There are times when you want increased immune activity. For example, when mingling with a lot of people in close places or when traveling. Traveling, in particular, is notoriously stressful and taxing on the immune system. Eventually, amid the Coronavirus worldwide health and economic crisis, it is as good a time as any to have a quick look at ultra-effective ways to motivate those tiny antibodies of ours to go and fight the good fight.
Aside from getting plenty of sleep, exercise — both body and mind, and nutritious food, some things can be done to increase one’s immunity dramatically in the short term.
I don’t know about you, but I’m not one to cower in fear and wait for things to happen. When there is trouble on the horizon, I try and quickly figure out the situation and draft a plan of action to mitigate risk while still doing what needs to be done.For instance, what I do is one week before traveling or the particular event I need more immune activity for, I start taking heavy-duty doses of vitamin C, vitamin D, zinc, and Lion’s Mane Mushroom extract. I take those every day, but I do increase amounts massively for short bursts of immune activity.
I know some people are skeptical about supplementation. Some people think they don’t work. I know from conversing with those people that they have no concept of dosage, timing, and blood concentration levels.
Let’s take an easily understandable example; most vitamin C supplements contain anywhere between 50 and 200 milligrams of ascorbic acid — the fancy, Saturday-evening-dinner name for vitamin C. We know that to have any measurable increase in blood concentration of ascorbic acid, at least one to three grams of vitamin C needs to be taken daily. To put things into perspective, we’re talking about doses 15 to 60 times higher than mainstream supplements would have. Of course, if you’re taking such a supplement, it’s not going to move the needle.
It’s like trying to boil a huge pot of water with one match. To boil water, you need it to get to 100°C; it’s not boiled at 90°C, it’s not boiled at 99°C, it’s not more boiled at 200°C: boiled is boiled. The same applies to vitamins, minerals, supplements, et cetera. Supplementing with high doses of vitamin C seems to be safe, according to a study published in The Annals of The New York Academy of Sciences . Further, a study published in The Journal of The American College of Nutrition could not find any evidence of adverse health effects related to consuming 10g of vitamin C a day in healthy subjects for three years. However, the researchers documented that higher doses of vitamin C have been associated with several indices of lowered cardiovascular disease risk, including increases in HDL and decreases in LDL oxidation, blood pressure, and cardiovascular mortality .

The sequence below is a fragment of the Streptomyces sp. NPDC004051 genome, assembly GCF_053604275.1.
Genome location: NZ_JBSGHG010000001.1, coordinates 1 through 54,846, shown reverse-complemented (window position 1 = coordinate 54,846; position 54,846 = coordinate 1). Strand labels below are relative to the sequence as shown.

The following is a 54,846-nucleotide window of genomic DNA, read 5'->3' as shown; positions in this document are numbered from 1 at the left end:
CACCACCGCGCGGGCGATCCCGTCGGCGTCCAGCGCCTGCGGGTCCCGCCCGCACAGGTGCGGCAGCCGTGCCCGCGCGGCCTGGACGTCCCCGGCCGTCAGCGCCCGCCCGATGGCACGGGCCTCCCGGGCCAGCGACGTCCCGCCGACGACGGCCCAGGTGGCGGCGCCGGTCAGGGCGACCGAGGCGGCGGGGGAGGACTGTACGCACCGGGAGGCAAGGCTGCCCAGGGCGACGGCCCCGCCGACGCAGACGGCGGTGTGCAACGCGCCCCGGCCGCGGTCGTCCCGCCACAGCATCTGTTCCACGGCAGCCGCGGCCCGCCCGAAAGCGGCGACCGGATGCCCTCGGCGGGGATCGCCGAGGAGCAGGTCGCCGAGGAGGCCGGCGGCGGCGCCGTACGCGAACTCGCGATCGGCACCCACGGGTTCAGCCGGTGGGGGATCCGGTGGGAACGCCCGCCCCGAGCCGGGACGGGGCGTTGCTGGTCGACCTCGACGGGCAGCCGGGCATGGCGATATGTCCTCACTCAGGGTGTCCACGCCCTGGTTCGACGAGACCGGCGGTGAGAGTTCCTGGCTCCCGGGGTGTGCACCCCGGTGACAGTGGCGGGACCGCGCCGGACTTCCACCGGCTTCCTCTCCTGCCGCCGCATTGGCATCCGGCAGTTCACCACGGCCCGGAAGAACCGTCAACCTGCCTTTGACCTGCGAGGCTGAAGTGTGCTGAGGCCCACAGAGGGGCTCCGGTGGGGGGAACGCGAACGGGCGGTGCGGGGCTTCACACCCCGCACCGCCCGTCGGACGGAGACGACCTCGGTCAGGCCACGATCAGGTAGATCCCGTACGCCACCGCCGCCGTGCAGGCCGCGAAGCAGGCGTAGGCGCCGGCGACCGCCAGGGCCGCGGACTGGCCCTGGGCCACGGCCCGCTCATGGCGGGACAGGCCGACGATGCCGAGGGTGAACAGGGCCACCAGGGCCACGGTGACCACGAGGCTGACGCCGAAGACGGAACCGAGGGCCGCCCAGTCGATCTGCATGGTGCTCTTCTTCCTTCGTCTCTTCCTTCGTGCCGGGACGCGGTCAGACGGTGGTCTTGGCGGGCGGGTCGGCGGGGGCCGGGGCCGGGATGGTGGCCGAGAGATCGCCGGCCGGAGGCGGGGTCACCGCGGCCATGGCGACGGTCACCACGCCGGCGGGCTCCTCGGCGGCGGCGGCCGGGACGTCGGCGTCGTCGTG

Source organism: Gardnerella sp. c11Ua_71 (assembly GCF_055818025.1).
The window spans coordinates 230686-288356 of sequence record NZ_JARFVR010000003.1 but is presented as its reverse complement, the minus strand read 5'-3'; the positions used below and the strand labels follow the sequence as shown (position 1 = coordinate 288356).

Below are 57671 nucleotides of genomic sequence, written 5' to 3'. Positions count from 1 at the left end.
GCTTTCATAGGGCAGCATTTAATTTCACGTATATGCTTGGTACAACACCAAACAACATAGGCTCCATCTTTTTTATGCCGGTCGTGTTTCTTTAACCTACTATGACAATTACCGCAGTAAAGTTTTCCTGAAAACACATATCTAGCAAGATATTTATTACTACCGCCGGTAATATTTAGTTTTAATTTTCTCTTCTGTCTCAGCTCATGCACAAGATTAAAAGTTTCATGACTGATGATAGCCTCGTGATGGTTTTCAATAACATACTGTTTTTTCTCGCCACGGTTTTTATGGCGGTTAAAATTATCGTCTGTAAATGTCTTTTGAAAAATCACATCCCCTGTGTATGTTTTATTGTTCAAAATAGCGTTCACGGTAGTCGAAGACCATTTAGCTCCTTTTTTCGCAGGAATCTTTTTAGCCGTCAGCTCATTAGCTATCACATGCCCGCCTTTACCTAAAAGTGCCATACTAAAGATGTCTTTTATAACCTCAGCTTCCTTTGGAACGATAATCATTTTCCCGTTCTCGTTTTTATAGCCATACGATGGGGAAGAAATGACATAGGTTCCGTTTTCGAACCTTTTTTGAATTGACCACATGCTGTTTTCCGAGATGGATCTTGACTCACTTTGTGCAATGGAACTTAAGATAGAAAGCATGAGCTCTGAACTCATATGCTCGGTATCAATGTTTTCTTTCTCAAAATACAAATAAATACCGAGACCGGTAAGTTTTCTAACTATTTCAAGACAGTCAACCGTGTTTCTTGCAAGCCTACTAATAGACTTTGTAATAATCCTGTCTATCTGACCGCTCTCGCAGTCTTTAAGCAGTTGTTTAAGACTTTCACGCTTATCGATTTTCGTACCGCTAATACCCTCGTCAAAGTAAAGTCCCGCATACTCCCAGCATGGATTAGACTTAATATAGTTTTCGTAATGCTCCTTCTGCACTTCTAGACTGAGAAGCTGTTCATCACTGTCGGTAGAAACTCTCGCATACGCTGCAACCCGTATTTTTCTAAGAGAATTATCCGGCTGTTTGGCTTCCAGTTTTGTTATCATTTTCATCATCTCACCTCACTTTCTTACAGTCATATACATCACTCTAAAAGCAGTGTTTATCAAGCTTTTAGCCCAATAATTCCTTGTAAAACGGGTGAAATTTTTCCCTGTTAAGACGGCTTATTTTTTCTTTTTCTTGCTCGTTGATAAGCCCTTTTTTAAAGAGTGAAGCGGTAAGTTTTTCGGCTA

Also, let’s note that people who smoke — commonly referred to as smokers, consume alcohol — referred to as fun people, or have specific medical conditions often have higher vitamin C needs than healthy people. A study published in The American Journal of Clinical Nutrition demonstrated that smoking increases oxidative stress, which increases antioxidant requirements . Alcohol consumption has been shown to increase urinary vitamin C losses by nearly 50 percent in a study published in Alcohol and Alcoholism, suggesting that higher intake might be required to prevent deficiency in regular or heavy drinkers .
There are minimum doses that produce an effect; there are doses that are too low to trigger anything, and there are doses that are over the top and are at best wasted or, at worse, produce side effects. Doses, timing, and blood concentrations matter. Besides, blood concentration is easily measurable. You don’t have to rely on voodoo witchcraft. Any walk-in laboratory is happy to take a bit of your blood and run tests. Testing for blood concentrations of vitamin C, vitamin D, and zinc, where I live, in Zurich, Switzerland, costs around $100 a pop. It’s not the most expensive thing in the world. But it does add up. A cheap yet less precise alternative would be a saliva test that would run at around $70 a pop for all three elements.
“It Had Long Since Come to My Attention That People of Accomplishment Rarely Sat Back and Let Things Happen to Them. They Went Out and Happened to Things.”
–Leonardo Da Vinci
“Prepare for the worst and pray for the best.”
―Ronald A. Martin, Jr.
I start one week before traveling to give time to the active ingredients to supercharge my bloodstream; then, I continue throughout the traveling period. That’s it, really. Those four supplements together have been shown to increase immune system function drastically.